On the performance side, Pearce’s initial colorings of Alexander as an appealingly obsessed eccentric and crestfallen romantic all give way after his vault into the future, where he becomes nothing more than a standard-issue action hero. (Curiously, Pearce’s predecessor in the time traveler role, Rod Taylor, was also Australian.)

Emerging Irish-born pop star Mumba shows some spunk as his Eloi savior (character’s lively little brother is played by Mumba’s actual brother, Omero), while Mark Addy is genial as Alexander’s best friend, a role played in the 1960 film by Alan Young, who appears briefly here as a flower vendor.

Although the design of the time machine follows in the same brass-and-glass line of the original version, contraption is predictably grander now. But one would have liked a little time just to behold it in all its intricate and imaginative detail before it begins whirring off to its various destinations. Other effects are accomplished but lacking in creative visions that take the breath away or make one ponder, even for a moment, the fate of the world.

Score by erstwhile Hans Zimmer collaborator Klaus Badelt is very Hans Zimmerish. A prominent end credits thank you is given to Gore Verbinski, who reportedly stepped in as director for the final month of shooting after Wells, whose prior feature credit was as co-director of the animated “The Prince of Egypt,” was overcome with exhaustion.

The Time Machine

  • Production: A DreamWorks (in North America)/Warner Bros. (foreign) release and presentation, in association with Arnold Leibovit Entertainment, of a Parkes/MacDonald production. Produced by Walter F. Parkes, David Valdes. Executive producers, Laurie MacDonald, Leibovit, Jorge Saralegui. Co-producer, John Logan. Directed by Simon Wells. Screenplay, John Logan, based on the screenplay by David Duncan and the novel by H.G. Wells.
  • Crew: Camera (Technicolor, Panavision widescreen), Donald M. McAlpine; editor, Wayne Wahrman; music, Klaus Badelt; production designer, Oliver Scholl; art directors, Chris Burian-Mohr, Bruce Robert Hill, Donald Woodruff; set designers, William Taliaferro, Bruce West, Darrell L. Wight, Gary Diamond; set decorator, Victor J. Zolfo; costume designers, Deena Appel, Bob Ringwood; sound (Dolby Digital/DTS/SDDS), David R.B. MacMillan; sound designer/supervisor, Mark Mangini; visual effects supervisor, James E. Price; special effects supervisor, Matt Sweeney; special visual effects and digital animation, Digital Domain, Industrial Light & Magic; special visual effects, Syd Dutton and Bill Taylor of Illusion Arts; visual effects and animation, Cinesite; Morlock makeup effects, Stan Winston Studio; special Uber-Morlock makeup, K.N.B. Efx Group; digital visual effects, C.O.R.E. Digital Pictures; stunt coordinator, Jeff Imada; associate producer, David Lester; assistant director, Ellen H. Schwartz; second unit director, Greg Michael; second unit camera, Hiro Narita; casting, Mindy Marin. Reviewed at the Village Theater, L.A., March 4, 2002. MPAA Rating: PG-13. Running time: 96 MIN.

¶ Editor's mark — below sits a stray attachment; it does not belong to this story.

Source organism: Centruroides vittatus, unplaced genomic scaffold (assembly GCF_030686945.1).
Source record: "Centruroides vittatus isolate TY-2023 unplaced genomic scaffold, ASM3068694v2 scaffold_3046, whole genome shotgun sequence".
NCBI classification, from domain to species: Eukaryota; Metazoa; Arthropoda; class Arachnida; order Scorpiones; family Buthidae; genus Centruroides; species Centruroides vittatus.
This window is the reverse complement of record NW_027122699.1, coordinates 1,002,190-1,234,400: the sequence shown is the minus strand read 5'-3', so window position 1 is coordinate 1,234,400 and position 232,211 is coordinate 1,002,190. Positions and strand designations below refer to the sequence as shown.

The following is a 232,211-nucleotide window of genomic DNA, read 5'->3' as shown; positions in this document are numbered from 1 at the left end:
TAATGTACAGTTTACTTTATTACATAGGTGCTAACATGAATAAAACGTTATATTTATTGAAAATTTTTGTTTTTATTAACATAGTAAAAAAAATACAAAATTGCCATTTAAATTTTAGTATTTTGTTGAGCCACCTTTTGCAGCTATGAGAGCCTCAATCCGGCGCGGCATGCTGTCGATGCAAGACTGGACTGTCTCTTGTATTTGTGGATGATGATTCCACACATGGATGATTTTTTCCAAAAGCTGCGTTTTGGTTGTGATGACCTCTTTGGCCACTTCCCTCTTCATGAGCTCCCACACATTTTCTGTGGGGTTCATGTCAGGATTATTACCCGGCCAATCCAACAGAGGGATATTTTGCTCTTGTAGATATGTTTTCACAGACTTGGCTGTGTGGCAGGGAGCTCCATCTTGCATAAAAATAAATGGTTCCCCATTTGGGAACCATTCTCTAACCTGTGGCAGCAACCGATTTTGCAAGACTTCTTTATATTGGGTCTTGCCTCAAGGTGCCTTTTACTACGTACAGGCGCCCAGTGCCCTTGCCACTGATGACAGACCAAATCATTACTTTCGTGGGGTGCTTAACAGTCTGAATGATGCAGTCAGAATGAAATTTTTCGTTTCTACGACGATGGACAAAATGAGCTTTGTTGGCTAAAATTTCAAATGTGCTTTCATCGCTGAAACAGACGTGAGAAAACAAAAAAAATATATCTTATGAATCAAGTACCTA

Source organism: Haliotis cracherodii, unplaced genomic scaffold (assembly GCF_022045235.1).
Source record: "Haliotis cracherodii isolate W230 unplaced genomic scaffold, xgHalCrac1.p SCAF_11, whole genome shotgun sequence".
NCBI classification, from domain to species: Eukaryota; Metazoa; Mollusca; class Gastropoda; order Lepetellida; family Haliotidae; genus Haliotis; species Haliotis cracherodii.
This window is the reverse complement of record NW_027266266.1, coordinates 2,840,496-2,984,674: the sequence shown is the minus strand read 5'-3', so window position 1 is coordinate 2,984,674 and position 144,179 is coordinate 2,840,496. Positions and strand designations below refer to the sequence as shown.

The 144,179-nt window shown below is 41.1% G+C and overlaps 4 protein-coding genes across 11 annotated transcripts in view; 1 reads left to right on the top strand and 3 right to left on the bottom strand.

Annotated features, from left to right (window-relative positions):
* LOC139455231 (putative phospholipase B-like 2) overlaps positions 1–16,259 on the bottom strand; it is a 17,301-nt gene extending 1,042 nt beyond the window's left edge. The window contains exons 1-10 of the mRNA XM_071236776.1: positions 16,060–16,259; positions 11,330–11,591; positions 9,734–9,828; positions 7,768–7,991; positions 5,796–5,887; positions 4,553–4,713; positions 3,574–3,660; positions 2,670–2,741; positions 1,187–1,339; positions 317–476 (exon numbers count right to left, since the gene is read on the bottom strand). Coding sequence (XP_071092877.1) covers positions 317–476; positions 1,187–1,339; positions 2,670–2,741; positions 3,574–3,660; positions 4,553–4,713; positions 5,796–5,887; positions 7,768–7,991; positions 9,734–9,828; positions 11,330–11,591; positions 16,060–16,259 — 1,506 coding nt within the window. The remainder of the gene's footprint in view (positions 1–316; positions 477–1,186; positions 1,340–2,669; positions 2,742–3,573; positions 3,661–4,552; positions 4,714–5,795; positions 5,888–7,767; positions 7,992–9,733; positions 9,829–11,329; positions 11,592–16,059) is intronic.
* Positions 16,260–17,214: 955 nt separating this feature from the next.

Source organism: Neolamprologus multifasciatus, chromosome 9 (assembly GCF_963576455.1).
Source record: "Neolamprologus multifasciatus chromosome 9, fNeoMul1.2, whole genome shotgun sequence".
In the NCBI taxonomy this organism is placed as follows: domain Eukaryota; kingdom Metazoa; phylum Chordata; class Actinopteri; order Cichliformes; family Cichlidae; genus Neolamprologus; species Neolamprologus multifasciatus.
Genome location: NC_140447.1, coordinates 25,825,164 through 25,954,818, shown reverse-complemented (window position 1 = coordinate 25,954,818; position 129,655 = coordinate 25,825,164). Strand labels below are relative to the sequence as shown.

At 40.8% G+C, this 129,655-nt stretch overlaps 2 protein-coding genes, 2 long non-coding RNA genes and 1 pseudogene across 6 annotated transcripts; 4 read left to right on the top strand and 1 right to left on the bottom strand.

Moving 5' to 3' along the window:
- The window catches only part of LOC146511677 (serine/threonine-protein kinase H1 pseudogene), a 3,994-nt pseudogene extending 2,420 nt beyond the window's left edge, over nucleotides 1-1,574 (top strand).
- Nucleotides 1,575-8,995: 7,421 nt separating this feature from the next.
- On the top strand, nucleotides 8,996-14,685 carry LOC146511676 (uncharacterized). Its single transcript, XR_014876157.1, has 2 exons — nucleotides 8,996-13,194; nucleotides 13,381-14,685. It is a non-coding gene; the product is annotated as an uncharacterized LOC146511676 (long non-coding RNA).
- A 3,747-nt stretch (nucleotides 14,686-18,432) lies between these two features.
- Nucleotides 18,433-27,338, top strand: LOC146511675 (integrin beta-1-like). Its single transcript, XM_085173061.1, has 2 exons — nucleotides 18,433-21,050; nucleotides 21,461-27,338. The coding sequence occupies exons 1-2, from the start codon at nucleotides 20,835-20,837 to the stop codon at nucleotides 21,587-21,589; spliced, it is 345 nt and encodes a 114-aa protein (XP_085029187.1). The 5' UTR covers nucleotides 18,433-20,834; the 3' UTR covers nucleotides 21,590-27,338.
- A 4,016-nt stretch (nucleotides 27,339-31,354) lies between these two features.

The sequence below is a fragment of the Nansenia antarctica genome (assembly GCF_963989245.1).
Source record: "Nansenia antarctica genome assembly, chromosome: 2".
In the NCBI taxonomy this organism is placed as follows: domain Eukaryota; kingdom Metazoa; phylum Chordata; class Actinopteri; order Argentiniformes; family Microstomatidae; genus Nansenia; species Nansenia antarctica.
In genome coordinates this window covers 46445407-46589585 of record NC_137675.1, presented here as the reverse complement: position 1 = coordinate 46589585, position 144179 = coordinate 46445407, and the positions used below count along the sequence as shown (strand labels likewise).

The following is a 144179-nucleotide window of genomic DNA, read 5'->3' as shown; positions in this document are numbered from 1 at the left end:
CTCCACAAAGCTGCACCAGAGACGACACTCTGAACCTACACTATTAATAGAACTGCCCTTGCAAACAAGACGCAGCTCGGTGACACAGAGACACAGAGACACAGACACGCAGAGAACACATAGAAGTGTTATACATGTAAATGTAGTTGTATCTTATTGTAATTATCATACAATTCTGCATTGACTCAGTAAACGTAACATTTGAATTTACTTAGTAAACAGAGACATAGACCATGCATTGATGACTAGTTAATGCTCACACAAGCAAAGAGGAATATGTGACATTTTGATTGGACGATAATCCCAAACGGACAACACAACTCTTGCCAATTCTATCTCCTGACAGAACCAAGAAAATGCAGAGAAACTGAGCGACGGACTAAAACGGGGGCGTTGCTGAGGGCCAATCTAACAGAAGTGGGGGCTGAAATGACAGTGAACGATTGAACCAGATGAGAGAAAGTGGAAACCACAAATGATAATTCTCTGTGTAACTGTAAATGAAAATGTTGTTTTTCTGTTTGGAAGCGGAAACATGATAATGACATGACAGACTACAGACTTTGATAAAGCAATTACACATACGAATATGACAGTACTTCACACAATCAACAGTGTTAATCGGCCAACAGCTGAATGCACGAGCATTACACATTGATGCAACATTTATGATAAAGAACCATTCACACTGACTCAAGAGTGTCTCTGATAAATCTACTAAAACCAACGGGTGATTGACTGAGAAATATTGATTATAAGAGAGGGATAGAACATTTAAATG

• With: Alexander Hartdegen - Guy Pearce Mara - Samantha Mumba David Philby - Mark Addy Emma - Sienna Guillory Mrs. Watchit - Phyllida Law Flower Store Worker - Alan Young Kalen - Omero Mumba Toren - Yancey Arias Vox - Orlando Jones Uber-Morlock - Jeremy Irons